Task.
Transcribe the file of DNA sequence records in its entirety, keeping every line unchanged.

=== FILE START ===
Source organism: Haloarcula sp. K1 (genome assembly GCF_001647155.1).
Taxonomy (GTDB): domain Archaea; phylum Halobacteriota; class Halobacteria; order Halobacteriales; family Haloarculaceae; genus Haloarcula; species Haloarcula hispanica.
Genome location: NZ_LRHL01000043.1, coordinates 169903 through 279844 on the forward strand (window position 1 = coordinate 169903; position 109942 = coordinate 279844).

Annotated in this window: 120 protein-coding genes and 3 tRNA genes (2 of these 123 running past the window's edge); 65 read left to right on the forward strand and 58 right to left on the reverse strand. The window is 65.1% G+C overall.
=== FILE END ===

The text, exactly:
Source organism: Haloarcula sp. K1 (genome assembly GCF_001647155.1).
Taxonomy (GTDB): domain Archaea; phylum Halobacteriota; class Halobacteria; order Halobacteriales; family Haloarculaceae; genus Haloarcula; species Haloarcula hispanica.
Genome location: NZ_LRHL01000043.1, coordinates 169903 through 279844 on the forward strand (window position 1 = coordinate 169903; position 109942 = coordinate 279844).

Annotated in this window: 120 protein-coding genes and 3 tRNA genes (2 of these 123 running past the window's edge); 65 read left to right on the forward strand and 58 right to left on the reverse strand. The window is 65.1% G+C overall.